Building a Culture of Feedback to Optimize Pulse Surveys
Meet the Experts
Listening tools intended to measure employee experiences have become commonplace in many organizations. However, like any software, implementation is only part of the journey—adoption and participation are the final stretch. In terms of listening tools such as pulse surveys, there needs to be a culture of feedback that empowers workers to engage and provide insight.
Why do companies need this insight? Your organization likely has challenges that could be improved by simply asking employees about their experiences.
“Measuring employee engagement if you are a serious organization is something you have to do at this point,” says Wojtek Kubik, Head of Product Management for Employee Experience at Qualtrics. “Organizations are identifying underlying problems, but some come in to address big problems—such as high turnover rates within 90 days of hire, which often turn out to be onboarding issues.”
He adds that organizations will use employee feedback to determine the most optimal regions for investment and to help identify areas of emphasis such as Diversity and Inclusion. There are many use cases and reasons for companies to bring in pulse surveys and continuous feedback, but how can they successfully get the data they need?
Best Steps for Building a Culture of Feedback
Companies may find themselves deploying pulse surveys but not getting the expected response. Without the culture of feedback in place, employees may not feel comfortable answering the typically one-question surveys. They may also ignore the surveys entirely because they don’t see that they will bring about anything meaningful.
What can an organization do to create a culture of feedback? Kubik offers three critical tips based on his experience with customers
- “Employees must feel safe in giving feedback.” Employees will be more open to answering questions if they feel assured they can give constructive criticism without retribution. Confidentiality is built in Qualtrics Employee Pulse Survey Tool and similar products, but there’s more to it. Employees have to believe that privacy is real, and they have to trust leadership.
- “Asking and not doing something is worse than not asking questions at all.” If you start deploying pulse surveys, leadership needs to act on the feedback they receive. There need to be concrete actions taken. Otherwise, response rates will dip considerably. On the flip side, if employees see that the surveys mean something, then even staunch holdouts might start participating.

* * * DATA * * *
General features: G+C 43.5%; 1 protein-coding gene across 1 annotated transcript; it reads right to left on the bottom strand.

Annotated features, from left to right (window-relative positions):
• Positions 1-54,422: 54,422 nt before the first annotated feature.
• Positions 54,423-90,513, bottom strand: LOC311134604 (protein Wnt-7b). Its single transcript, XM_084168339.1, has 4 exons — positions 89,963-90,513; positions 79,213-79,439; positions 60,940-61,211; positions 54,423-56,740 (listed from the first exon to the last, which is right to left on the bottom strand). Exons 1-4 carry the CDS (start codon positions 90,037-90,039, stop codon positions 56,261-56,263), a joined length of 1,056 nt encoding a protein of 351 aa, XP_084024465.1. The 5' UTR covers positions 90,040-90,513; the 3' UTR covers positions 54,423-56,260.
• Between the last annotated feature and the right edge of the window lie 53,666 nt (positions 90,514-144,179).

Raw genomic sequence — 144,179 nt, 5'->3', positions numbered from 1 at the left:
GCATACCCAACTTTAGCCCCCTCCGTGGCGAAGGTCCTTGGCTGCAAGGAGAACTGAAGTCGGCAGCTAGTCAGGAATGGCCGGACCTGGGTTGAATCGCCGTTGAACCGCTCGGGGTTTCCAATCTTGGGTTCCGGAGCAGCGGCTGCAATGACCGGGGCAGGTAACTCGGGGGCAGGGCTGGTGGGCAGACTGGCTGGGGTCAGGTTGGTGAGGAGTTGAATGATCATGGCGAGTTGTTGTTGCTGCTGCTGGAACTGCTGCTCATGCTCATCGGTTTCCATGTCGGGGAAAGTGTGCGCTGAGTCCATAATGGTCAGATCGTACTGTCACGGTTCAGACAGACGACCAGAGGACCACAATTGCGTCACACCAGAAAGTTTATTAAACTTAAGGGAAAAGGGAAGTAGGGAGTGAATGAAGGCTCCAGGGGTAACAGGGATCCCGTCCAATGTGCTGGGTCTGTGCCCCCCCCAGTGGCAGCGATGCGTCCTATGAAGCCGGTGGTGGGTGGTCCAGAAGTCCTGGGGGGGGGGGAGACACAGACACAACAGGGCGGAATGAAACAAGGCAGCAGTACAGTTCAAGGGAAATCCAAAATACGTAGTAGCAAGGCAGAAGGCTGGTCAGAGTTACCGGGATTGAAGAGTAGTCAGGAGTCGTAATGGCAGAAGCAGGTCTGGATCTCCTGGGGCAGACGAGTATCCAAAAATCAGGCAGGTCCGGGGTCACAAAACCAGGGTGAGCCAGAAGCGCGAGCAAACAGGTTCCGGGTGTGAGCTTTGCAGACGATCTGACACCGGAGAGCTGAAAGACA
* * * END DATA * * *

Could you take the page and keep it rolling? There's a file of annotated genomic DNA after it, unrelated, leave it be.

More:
- “Consistency—you turn the pulse surveys into a steady rhythm.” Part of building trust and a culture of feedback is being consistent with the surveys. The consistency comes with reaching out to employees and taking action related to the data.
Building a culture of feedback takes time—but if employees have a level of trust in the leadership. That trust is paid back through action and consistency. Then pulse survey data can be a valuable tool for any organization.
The Value of Improving Employee Experience
Pulse surveys typically aim to identify issues within employee experience that may not otherwise be obvious or drill down into known issues and find root causes.
“Our goal with employee experience tools is to really help companies understand where their employees are at and what they can do to make employees happier, more productive, and more cohesive,” says Kubik.
Our research into employee experience suggests that the top goal for many companies when it comes to improving employee experience is employee productivity.
Top Objectives of Employee Experience Strategy
Source: SAPinsider, June 2021
Suppose your organization can tap into a culture of feedback and build an effective pulse survey program, which includes implementing programs based on employee responses. In that case, the benefit of more productive employees is achievable.
What This Means for SAPinsiders
Consider your culture when deploying pulse surveys. Are you sending out your surveys, and the responses are low? You may be facing an issue of culture—either your employees may fear retribution, or they don’t believe that the surveys will lead to any positive change.
Show you care beyond just the survey. Sending out pulse surveys themselves won’t automatically prove to employees that leadership cares what they think. The surveys must be consistently deployed, and noteworthy action must be taken based on the response data. These steps can help build a culture of feedback.